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Why It's Normal to Be Fat,
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This review is from: Fat Land: How Americans Became the Fattest People in the World (Paperback)
Critser is no victim-based advocate calling for lawsuits against fast-food corporations in this incisive, analytical manifesto, which successfully penetrates the underlying causes of America's obesity epidemic. He explains that the obesity rate, which was always stable at around 25%, shot up to 60-65% in the 1980s and he provides a coherent narrative, packed with well-documented statistics, to show the major forces of that obesity spike. He shows that Earl Butz, Secretary of Agriculture for Nixon, was a key player in making the environment conducive to our being fat. In the 1970's, under Butz's charge, farmers grew more corn to make a cheaper form of sugar, High Frutose Corn Syrup, which metabolizes in far more dangerous ways than regular sucrose. Secondly, he made a deal with Malaysia, allowing them to export palm oil, also called "hog's lard," to America. Palm oil turns out to be a form of trans fat which, with a shelf life of infinity, clogs our arteries. The other enviromental condition that led us down a path of obesity was the Super-Size-Me Philosophy spawned in the fast-food industry. Shrewd business men who wanted greater profits preyed on our psychology and created a new way to make us fat:
1. Disguise our piggishness by making huge bags of fries rather than shaming us into buying two bags.
2. Combine low-profit (hamburgers) with high-profit (soda and fries) foods to create a "value meal."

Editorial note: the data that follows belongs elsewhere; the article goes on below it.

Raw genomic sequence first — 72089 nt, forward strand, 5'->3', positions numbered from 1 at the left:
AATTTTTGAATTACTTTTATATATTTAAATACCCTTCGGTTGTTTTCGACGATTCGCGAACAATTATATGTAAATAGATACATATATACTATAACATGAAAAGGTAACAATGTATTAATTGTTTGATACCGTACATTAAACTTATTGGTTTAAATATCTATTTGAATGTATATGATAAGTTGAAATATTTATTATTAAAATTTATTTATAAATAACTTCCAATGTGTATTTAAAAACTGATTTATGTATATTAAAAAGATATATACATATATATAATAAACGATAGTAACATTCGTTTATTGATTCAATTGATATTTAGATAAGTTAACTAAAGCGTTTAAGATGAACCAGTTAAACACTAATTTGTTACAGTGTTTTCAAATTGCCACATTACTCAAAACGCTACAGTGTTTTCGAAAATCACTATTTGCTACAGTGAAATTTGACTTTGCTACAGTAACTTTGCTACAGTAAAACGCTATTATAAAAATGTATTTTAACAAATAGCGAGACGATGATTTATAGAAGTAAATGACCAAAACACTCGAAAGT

3. Emphasize price and value over taste and presentation, which they found to their giddiness, made us eat MORE.
4. Banish the shame of gluttony. Create a culture where it's cool to overeat in the same way that it's cool to drive a big SUV and be a huge, conspicuous consumer.
What makes Critser's analysis so refreshing is that even though he points at the environmental hurdles we must face if want to be fit and trim, he always encourages us to educate ourselves and to take responsibility for what we put into our mouths. Reading his book is the first step in that education.
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Showing 1-2 of 2 posts in this discussion
Initial post: May 25, 2009 4:31:32 AM PDT
Anne Rettenberg says:
I believe there is an error in this review. 60 percent of Americans are not obese, although they may be overweight.
Posted on Jan 14, 2010 11:25:24 AM PST
Last edited by the author on Jan 14, 2010 11:25:45 AM PST
I agree with a lot of your review, however I think you missed one key point.
One of the main reasons corn is used instead of sugar is because of the sugar tariff. With this tariff in place, the price of sugar is artificially driven up because of government intervention, making corn more affordable than sugar. Thus the U.S. government is subsidizing the corn industry with the sugar tariff and this policy is one of the key reasons a large percentage of Americans are obese or overweight. If the tariff is removed, producers will start using more sugar rather than corn to sweeten our food.
I'm not sure if this is addressed in this book or not as I haven't read it yet, although I am considering it.
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